Saudi broadcaster MBC takes all Turkish TV shows off air

The pan-Arab broadcaster based in Dubai has confirmed to The National that it received instructions to remove all Turkish programming from all of its channels until further notice

A handout photo of MBC Group spokesman Mazen Hayek (Courtesy: MBC) *** Local Caption ***  on06ap-mbc-hayek.JPG
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The sudden removal of hit Turkish dramas from MBC over the past few days is set to continue for the foreseeable future.

The pan-Arab broadcaster based in Dubai has confirmed to The National that it received instructions to remove all Turkish programming from all of its channels, including Egypt's MBC Masr, until further notice.

MBC Group spokesman Mazen Hayek would not comment on who was behind the decision or whether it came from inside or outside of the company.

"There is a decision that concerns several media outlets in many Arab countries that Turkish dramas are to be taken off air, including MBC," Mr Hayek said. "That was from 1am Saudi Arabian time on March 2."

The decision has affected six shows, including the new crime drama Al Dakheel, which is now paused on its fifth episode, while fans of the period drama Anta Watani (You Are My Nation) will be frustrated with the show stuck at the 84th episode.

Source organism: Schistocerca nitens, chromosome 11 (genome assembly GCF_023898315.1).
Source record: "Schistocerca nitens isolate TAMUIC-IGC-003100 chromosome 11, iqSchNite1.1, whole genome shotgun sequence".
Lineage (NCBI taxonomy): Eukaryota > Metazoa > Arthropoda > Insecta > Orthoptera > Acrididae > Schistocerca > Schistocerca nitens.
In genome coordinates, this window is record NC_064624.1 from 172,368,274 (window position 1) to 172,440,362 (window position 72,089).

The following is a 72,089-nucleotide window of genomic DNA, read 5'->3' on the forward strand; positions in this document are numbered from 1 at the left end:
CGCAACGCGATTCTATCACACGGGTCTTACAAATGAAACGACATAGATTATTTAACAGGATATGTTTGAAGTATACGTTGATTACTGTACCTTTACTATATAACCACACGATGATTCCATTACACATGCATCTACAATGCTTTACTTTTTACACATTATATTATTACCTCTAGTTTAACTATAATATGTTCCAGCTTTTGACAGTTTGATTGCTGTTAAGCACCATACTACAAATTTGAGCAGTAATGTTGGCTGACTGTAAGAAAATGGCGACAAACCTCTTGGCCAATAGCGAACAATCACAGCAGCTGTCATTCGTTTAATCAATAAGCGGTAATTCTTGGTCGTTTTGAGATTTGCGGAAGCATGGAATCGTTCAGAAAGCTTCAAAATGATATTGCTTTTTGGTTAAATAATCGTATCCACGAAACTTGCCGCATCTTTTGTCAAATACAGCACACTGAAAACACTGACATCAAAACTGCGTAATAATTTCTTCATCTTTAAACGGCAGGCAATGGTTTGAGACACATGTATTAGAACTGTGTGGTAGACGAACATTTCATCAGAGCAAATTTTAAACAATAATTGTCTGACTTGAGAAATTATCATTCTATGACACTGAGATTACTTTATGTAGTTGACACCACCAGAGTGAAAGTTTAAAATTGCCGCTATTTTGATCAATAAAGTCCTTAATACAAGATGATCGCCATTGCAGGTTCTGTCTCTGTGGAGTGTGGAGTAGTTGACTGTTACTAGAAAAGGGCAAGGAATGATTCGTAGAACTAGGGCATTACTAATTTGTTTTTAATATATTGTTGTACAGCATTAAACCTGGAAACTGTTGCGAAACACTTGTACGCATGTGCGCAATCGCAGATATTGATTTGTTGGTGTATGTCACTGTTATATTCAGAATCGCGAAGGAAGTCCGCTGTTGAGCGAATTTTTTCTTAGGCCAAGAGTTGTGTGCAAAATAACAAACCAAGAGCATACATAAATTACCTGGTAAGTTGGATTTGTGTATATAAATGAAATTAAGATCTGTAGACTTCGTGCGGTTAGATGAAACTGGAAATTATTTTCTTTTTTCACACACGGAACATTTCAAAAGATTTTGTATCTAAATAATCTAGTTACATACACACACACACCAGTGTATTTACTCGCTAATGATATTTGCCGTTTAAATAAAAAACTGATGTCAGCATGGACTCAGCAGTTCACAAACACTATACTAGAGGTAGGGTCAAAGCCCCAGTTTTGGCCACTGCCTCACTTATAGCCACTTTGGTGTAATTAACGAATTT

While Mr Hayek would not comment on the other channels affected, the directive does not seem to apply to Dubai TV which, according to its published schedule online, continues to screen the drama Sultana Kosem at 9pm, five days a week.

The online streaming service Netflix is also showing almost 20 Turkish programmes, including the 2011 historical drama The Magnificent Century and the 2009 espionage thriller and the Gulf smash hit Ezel.

Ezel was so popular in the region during its initial screening that the show's cast flew to Dubai for a meet and greet with fans in 2011.

Turkish dramas have been gaining a foothold in the Arab world for more than a decade.

Dubbed in Arabic, the programmes have pipped traditional leaders Egypt and Syria (the former due to poor scripts and the latter because of the present conflict crippling the Syrian TV industry) with their multi-faceted storylines, high production values and serene landscapes.

Their controversially liberal take on relationships also resulted in 2008's Noor becoming a runaway hit in the region. The show's final episode, airing on MBC, reportedly had 80 million viewers from the Arabian Gulf to Morocco.

Noor's landmark success ushered a seemingly endless wave of Turkish drama, ranging from the melodramatic What Is Left of Love? and Innocent Dreams to grittier offerings including Yesterday's Scent and Ezel.

"We are a country both very close to Arabic countries and very far way," Ezel co-creator Kerem Deren told The National in 2011.

“And because of that, I think there is a fantasy to it. When I spoke to fans in Abu Dhabi, a lot of them said the same thing: that they loved it straight away but at the same time the show is a little bit strange for them.”

Mr Hayek says the decision could result in some positives for the regional television industry.

“It could be an opportunity for all of us to produce premium Arabic dramas with more quality,” he said.